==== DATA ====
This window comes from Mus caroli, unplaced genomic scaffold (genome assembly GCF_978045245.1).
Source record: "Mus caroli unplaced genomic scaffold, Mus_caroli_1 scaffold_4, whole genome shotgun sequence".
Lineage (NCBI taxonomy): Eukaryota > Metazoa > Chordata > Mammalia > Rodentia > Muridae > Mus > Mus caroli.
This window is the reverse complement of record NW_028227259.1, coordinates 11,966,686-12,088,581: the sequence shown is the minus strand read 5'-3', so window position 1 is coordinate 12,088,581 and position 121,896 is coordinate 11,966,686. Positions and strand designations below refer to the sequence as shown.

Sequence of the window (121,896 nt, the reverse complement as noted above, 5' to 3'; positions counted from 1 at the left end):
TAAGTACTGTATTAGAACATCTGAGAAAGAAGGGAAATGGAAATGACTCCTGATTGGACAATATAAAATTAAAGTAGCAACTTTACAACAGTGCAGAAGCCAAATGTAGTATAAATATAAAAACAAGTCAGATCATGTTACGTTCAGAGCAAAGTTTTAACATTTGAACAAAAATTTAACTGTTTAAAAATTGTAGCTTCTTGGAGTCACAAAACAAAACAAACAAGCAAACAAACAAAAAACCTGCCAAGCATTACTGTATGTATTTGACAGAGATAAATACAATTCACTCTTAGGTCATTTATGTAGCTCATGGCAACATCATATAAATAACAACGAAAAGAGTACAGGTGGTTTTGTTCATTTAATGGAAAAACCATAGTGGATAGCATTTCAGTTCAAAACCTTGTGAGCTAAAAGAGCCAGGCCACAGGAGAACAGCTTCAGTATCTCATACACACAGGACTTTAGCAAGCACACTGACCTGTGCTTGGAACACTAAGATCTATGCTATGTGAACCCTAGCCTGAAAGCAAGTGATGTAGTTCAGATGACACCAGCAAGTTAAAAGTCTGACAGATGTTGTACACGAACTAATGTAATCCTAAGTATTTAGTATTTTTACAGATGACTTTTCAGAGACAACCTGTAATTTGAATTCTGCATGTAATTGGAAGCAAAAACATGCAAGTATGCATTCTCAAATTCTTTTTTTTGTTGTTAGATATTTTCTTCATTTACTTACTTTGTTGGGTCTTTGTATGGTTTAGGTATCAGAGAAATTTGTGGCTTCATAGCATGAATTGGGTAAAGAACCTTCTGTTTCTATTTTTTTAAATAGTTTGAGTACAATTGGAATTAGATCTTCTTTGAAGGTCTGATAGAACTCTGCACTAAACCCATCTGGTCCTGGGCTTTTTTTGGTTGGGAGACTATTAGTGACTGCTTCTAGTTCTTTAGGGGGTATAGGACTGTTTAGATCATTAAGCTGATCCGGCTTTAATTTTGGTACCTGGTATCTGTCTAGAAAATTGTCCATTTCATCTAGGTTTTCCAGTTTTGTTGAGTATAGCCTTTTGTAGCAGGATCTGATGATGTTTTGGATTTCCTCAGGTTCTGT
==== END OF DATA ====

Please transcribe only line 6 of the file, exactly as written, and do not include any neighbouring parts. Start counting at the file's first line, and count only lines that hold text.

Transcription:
TAAGTACTGTATTAGAACATCTGAGAAAGAAGGGAAATGGAAATGACTCCTGATTGGACAATATAAAATTAAAGTAGCAACTTTACAACAGTGCAGAAGCCAAATGTAGTATAAATATAAAAACAAGTCAGATCATGTTACGTTCAGAGCAAAGTTTTAACATTTGAACAAAAATTTAACTGTTTAAAAATTGTAGCTTCTTGGAGTCACAAAACAAAACAAACAAGCAAACAAACAAAAAACCTGCCAAGCATTACTGTATGTATTTGACAGAGATAAATACAATTCACTCTTAGGTCATTTATGTAGCTCATGGCAACATCATATAAATAACAACGAAAAGAGTACAGGTGGTTTTGTTCATTTAATGGAAAAACCATAGTGGATAGCATTTCAGTTCAAAACCTTGTGAGCTAAAAGAGCCAGGCCACAGGAGAACAGCTTCAGTATCTCATACACACAGGACTTTAGCAAGCACACTGACCTGTGCTTGGAACACTAAGATCTATGCTATGTGAACCCTAGCCTGAAAGCAAGTGATGTAGTTCAGATGACACCAGCAAGTTAAAAGTCTGACAGATGTTGTACACGAACTAATGTAATCCTAAGTATTTAGTATTTTTACAGATGACTTTTCAGAGACAACCTGTAATTTGAATTCTGCATGTAATTGGAAGCAAAAACATGCAAGTATGCATTCTCAAATTCTTTTTTTTGTTGTTAGATATTTTCTTCATTTACTTACTTTGTTGGGTCTTTGTATGGTTTAGGTATCAGAGAAATTTGTGGCTTCATAGCATGAATTGGGTAAAGAACCTTCTGTTTCTATTTTTTTAAATAGTTTGAGTACAATTGGAATTAGATCTTCTTTGAAGGTCTGATAGAACTCTGCACTAAACCCATCTGGTCCTGGGCTTTTTTTGGTTGGGAGACTATTAGTGACTGCTTCTAGTTCTTTAGGGGGTATAGGACTGTTTAGATCATTAAGCTGATCCGGCTTTAATTTTGGTACCTGGTATCTGTCTAGAAAATTGTCCATTTCATCTAGGTTTTCCAGTTTTGTTGAGTATAGCCTTTTGTAGCAGGATCTGATGATGTTTTGGATTTCCTCAGGTTCTGT